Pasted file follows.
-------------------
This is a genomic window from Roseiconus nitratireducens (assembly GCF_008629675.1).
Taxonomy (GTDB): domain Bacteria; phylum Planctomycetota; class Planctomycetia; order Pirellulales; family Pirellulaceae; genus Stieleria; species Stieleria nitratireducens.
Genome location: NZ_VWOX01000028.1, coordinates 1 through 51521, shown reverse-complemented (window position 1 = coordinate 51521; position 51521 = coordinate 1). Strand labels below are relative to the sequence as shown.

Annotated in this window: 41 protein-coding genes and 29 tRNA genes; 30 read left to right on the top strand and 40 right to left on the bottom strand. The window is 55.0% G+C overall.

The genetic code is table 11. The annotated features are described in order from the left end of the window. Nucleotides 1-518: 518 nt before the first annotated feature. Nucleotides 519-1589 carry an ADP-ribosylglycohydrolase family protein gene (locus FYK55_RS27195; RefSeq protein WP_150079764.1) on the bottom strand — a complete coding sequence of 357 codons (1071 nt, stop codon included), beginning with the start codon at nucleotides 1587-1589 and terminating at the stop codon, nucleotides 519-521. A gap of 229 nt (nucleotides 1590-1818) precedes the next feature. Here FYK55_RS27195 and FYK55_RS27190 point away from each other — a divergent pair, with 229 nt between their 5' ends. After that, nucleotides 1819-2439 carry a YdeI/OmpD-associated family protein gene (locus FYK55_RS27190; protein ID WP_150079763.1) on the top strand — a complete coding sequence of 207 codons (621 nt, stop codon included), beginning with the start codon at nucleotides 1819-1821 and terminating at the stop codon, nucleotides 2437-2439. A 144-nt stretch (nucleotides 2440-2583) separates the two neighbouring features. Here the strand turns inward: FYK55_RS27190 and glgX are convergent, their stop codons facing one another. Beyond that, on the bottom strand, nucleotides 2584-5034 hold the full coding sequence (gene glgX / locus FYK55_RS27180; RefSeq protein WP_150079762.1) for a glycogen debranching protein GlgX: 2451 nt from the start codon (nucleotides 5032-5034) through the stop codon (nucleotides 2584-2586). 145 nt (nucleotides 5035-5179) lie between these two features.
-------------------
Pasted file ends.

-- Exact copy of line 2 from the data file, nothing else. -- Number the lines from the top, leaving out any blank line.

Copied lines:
Taxonomy (GTDB): domain Bacteria; phylum Planctomycetota; class Planctomycetia; order Pirellulales; family Pirellulaceae; genus Stieleria; species Stieleria nitratireducens.